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How Many Litter Boxes Do I Need Per Cat? A Simple Guide

by Ben Doyle | Reading Time: 3 minutes

A common question new cat owners ask is, ‘How many litter boxes do I need?’

There’s a lot of debate amongst cat owners about how many litter boxes you should have. Some owners say they have several cats who are all happy to share. Others insist on making their cats share and others wouldn’t dream of making their cats share.

So, in this article we’ll cover;

  • How many litter boxes you need per cat
  • Why it’s important that a cat as its own litter box
  • Where to put your cats litter boxes

How Many Litter Boxes Do I Need For Each Cat?

You should have one litter box per cat, plus one extra. This means all your cats have their own place to toilet at all times.

So, why the extra one?

Not all cats like to use the same toilet area every time. By adding an extra litter box, you give them the flexibility of being able to choose. Like they would naturally.

How Many Litter Boxes?How Many Cats
How Many Litter Boxes For 1 Cat?For one cat you should have two litter boxes
How Many Litter Boxes For 2 Cats?For two cats, you need three litter boxes
How Many Litter Boxes For 3 Cats?For three cats, you need four litter boxes
How Many Litter Boxes For 4 Cats?For four cats, you need five litter boxes

Why it’s Important That a Cat Has its Own Litter Box?

The thought of scooping and cleaning several litter boxes isn’t a fun one. You might also wonder where the heck you’ll put them all (we’ll get to that in a moment).

But there are two main reasons why your cats should have their own litter tray;

1. Cat Are Hygienic Animals

Imagine going to the toilet and seeing your roommate hasn’t flushed it and has left a smelly mess. You wouldn’t be happy!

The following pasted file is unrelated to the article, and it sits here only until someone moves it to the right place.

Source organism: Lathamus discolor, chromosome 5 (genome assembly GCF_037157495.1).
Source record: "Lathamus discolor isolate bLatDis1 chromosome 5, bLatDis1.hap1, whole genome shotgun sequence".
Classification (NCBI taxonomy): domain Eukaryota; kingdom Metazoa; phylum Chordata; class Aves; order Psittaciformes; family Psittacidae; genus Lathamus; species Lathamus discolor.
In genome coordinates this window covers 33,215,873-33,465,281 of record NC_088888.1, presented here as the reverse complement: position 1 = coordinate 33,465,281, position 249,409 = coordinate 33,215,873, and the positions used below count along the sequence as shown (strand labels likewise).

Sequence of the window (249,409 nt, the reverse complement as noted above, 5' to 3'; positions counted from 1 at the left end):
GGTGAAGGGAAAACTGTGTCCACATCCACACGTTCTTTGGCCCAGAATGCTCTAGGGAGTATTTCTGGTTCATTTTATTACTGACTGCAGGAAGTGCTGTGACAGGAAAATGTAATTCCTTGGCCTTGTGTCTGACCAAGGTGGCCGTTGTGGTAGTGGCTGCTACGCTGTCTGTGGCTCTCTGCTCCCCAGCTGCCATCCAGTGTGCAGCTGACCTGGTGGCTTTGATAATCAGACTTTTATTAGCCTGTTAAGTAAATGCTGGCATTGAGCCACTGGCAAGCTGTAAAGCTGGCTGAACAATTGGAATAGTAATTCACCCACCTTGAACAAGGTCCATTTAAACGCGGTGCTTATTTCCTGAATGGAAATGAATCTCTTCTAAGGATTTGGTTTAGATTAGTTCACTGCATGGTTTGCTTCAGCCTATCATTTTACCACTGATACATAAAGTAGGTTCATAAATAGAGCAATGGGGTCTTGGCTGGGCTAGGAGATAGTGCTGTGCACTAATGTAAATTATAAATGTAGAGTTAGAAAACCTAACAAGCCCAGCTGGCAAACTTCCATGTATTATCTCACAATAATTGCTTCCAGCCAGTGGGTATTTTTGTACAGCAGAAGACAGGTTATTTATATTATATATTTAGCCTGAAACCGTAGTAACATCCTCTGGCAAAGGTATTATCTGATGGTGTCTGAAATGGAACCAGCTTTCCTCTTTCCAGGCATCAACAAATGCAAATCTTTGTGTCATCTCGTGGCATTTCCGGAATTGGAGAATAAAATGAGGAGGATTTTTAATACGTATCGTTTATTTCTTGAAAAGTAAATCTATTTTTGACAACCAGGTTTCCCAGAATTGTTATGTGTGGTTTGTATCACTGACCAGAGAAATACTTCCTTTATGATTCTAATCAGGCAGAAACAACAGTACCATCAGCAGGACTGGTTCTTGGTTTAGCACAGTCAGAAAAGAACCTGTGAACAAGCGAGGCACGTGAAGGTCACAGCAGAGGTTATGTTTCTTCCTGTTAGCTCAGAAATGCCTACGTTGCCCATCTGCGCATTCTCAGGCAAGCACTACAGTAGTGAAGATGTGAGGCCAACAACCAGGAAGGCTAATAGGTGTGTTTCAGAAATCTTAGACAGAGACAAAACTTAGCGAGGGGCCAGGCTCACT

It’s the same for cats. They’re hygienic animals and need a clean area to eliminate. If they keep going to their litter tray to find it dirty and used, they might decide to go somewhere else. Like behind the sofa.

2. Cats Are Territorial

They often carve out their own territories in the home. For some cats, going to the toilet in another cats territory is stressful, even more so if the other cat is alpha.

Some cats will guard the litter tray and block entry to it. This can result in the other cat eliminating somewhere else, again, behind the sofa, on the rug or under a bed.

Even cats that have shared a litter box in the past can instantly decide that they no longer want to.

Giving each cat their own litter box, in their territory will stop these problems ever starting.

Where Should I Put All These Litter Boxes?

As you can see, the ideal number of litter boxes can add up when you own several cats.

We wrote a guide about where to put each cat’s litter box. Make sure you read it.

For now, make sure you:

Put a Litter Box in Each of Your Cats Territory

Your cats will have communal areas in the home but you should also know where your cats hang out on their in your house. Some will spend their time on one floor, others will confine themselves to a single room.

Find where your cats spend their time and put their litter tray in that area.

Put At Least Once Litter Tray On Each Floor of the House

Quite often you’ll find your cats have carved their territories on different floors.

And even if they don’t, don’t make them scale the stairs to find the toilet. Make it easy for them.

Put The Litter Box Where You Cat Feels Comfortable Toileting

If the landing is part of a cats territory, doesn’t mean you should put their litter box there. The noise of people coming and going up and down stairs might make your cat anxious.

Find a place where they feel comfortable. This might be in a spare room or bathroom, for example.

Don’t Put Litter Boxes Together

If you put litter boxes together, your cats will see them as one area. A dominant cat could end up guarding the whole area and not letting your other cats near them.

Keep Litter Boxes Away From Food and Water

Cats are hygienic animals. They don’t eat where they toilet.

Moving your cat’s litter tray can cause confusion and stress. So make sure you find the perfect spot for your cat’s litter tray right from the start.

Conclusion

The rule of thumb is to have one litter box per cat, plus one extra. This can add up if you have a few cats but not having enough litter trays can create territorial problems. Dominant cats could end up bullying others.

So make sure each cat has their own litter tray, in an area of the house where they spend most of their time.

ben doyle

Ben Doyle

My name is Ben Doyle and I co-own Pet Checkers. I spend most of my time looking after all kinds of animals, from dogs to eagles. When I’m not taking care of animals, I’m photographing them and writing about them here on our website.

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